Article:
The P2P file transfer mentioned as part of PackageVessel is none other than BitTorrent. Yes, BitTorrent finds many applications in the datacenter. This example from Twitter in 2010.

The Configerator architecture


The Configerator application is designed to defend against configuration errors using many phases. "First, the configuration compiler automatically runs developer-provided validators to verify invariants defined for configs. Second, a config change is treated the same as a code change and goes though the same rigorous code review process. Third, a config change that affects the frontend products automatically goes through continuous integration tests in a sandbox. Lastly, the automated canary testing tool rolls out a config change to production in a staged fashion, monitors the system health, and rolls back automatically in case of problems."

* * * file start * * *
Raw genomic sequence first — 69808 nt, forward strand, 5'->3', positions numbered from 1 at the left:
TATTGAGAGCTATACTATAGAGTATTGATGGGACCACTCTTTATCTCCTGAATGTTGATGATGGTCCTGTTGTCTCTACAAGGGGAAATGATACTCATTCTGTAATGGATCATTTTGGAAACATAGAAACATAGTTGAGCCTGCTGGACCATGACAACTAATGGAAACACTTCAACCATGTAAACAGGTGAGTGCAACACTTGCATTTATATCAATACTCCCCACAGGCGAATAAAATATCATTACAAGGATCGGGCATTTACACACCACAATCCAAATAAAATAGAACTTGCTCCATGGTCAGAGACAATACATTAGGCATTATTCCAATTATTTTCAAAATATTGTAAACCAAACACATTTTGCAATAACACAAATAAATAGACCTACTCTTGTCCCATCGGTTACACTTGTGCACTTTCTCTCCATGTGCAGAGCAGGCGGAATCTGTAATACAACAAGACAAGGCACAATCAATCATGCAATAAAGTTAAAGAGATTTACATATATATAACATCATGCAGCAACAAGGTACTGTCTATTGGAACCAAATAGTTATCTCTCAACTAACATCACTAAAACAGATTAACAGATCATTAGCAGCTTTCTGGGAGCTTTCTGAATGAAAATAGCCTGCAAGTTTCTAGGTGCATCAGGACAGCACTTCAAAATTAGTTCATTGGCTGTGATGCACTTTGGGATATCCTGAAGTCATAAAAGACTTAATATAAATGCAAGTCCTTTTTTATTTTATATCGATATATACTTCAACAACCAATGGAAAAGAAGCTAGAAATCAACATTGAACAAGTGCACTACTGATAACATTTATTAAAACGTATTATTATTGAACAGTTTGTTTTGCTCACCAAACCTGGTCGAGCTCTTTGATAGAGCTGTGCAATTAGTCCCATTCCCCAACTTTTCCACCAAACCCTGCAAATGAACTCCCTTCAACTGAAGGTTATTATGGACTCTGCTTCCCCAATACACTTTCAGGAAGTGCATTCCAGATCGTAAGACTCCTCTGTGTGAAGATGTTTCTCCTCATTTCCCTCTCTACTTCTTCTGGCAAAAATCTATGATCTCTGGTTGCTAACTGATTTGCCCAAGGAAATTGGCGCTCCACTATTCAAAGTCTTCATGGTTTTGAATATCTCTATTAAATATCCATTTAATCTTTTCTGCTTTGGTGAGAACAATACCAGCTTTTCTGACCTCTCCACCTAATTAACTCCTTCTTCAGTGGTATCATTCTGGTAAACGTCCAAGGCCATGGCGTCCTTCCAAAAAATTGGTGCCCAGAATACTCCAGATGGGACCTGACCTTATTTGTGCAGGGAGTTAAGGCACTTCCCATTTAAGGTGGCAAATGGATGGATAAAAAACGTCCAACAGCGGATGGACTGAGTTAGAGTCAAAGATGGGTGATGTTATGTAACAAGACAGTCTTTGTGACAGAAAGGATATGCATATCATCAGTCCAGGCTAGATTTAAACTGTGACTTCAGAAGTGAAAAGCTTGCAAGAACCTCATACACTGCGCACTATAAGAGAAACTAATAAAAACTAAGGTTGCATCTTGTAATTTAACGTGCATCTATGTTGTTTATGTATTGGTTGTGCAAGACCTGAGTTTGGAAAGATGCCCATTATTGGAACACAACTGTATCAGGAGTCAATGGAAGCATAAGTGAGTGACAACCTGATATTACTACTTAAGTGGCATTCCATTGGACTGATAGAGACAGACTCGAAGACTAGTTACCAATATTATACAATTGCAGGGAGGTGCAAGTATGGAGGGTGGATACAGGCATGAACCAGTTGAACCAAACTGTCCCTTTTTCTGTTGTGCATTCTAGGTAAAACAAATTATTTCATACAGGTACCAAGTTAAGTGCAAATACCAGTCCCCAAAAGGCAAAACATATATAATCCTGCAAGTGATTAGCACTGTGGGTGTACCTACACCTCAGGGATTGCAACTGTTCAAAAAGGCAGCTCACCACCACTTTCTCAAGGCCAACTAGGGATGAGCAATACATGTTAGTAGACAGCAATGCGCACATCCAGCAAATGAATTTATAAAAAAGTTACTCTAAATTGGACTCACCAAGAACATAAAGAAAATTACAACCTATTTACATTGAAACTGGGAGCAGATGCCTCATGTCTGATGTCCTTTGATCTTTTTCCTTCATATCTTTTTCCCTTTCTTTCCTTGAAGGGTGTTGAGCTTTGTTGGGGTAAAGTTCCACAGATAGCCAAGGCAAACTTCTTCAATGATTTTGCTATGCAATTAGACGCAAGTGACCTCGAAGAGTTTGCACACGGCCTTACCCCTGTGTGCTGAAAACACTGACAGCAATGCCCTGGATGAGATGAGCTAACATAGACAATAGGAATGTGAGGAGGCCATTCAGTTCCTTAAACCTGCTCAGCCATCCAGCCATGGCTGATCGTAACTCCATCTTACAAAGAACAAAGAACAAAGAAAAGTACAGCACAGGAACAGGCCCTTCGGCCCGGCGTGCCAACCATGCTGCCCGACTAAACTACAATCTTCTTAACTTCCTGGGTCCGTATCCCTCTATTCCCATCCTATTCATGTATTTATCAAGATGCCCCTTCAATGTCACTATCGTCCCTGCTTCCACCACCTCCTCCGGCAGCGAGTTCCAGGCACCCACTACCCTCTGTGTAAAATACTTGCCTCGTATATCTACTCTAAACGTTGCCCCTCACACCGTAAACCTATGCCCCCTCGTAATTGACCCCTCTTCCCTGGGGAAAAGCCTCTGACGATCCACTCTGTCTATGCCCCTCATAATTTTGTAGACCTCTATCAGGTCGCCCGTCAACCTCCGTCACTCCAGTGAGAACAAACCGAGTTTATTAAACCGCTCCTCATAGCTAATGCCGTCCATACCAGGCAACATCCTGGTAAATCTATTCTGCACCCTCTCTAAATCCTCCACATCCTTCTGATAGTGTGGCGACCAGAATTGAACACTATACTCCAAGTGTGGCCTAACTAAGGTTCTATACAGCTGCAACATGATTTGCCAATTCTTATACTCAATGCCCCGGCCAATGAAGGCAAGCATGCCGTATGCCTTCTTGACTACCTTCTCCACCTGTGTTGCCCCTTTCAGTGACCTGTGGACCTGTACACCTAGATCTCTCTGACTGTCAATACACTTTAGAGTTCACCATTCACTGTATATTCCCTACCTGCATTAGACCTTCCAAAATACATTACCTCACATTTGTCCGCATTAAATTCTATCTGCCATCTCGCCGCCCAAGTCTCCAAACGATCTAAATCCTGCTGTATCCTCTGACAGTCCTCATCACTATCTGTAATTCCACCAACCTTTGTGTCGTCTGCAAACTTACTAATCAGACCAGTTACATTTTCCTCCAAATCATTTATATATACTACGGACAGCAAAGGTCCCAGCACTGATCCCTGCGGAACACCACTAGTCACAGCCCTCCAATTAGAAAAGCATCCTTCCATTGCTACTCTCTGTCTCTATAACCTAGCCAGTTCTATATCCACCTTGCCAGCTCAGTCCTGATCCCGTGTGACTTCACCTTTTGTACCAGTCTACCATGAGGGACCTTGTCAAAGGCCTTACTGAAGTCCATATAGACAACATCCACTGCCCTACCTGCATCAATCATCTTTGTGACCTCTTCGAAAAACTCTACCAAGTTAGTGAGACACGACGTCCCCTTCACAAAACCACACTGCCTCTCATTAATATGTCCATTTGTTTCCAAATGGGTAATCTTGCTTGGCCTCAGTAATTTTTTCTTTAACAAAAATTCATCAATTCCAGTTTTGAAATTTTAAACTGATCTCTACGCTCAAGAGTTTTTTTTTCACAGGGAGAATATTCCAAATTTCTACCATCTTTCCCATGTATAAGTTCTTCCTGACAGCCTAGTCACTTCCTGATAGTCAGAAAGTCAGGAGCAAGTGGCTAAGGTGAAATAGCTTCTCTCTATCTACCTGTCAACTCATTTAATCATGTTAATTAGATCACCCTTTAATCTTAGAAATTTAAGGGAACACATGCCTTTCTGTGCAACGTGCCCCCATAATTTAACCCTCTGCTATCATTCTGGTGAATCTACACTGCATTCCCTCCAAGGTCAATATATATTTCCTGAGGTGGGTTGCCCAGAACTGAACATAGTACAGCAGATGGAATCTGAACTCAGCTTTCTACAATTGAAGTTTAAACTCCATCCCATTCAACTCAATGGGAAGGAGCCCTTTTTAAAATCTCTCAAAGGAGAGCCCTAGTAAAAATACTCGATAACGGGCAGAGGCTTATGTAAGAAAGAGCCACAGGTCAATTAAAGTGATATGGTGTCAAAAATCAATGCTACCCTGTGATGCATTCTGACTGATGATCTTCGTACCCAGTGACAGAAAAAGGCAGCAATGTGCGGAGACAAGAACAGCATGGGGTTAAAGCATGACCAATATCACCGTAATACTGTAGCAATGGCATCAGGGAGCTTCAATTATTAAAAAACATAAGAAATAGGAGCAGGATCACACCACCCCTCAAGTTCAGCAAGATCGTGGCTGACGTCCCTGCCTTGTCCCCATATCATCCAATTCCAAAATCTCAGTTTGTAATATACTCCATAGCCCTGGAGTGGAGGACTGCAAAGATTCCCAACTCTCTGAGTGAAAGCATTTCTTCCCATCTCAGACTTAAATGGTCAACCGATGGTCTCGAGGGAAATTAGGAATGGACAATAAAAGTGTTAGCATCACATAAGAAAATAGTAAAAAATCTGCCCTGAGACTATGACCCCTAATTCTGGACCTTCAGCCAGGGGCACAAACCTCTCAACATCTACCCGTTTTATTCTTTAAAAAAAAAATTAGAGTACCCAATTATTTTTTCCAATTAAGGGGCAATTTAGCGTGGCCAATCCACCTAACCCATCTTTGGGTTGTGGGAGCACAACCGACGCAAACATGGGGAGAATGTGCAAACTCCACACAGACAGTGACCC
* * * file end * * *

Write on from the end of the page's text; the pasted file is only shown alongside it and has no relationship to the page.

I think this architecture is actually quite simple, even though it may look complex.  Both control and data are flowing the same direction: top to down. There are no cyclic dependencies which can make recovery hard. This is a soft-state architecture. New and correct information pushed from top, will cleans old and bad information.

Canary testing: The proof is in the pudding

The paper has this to say on their canary testing: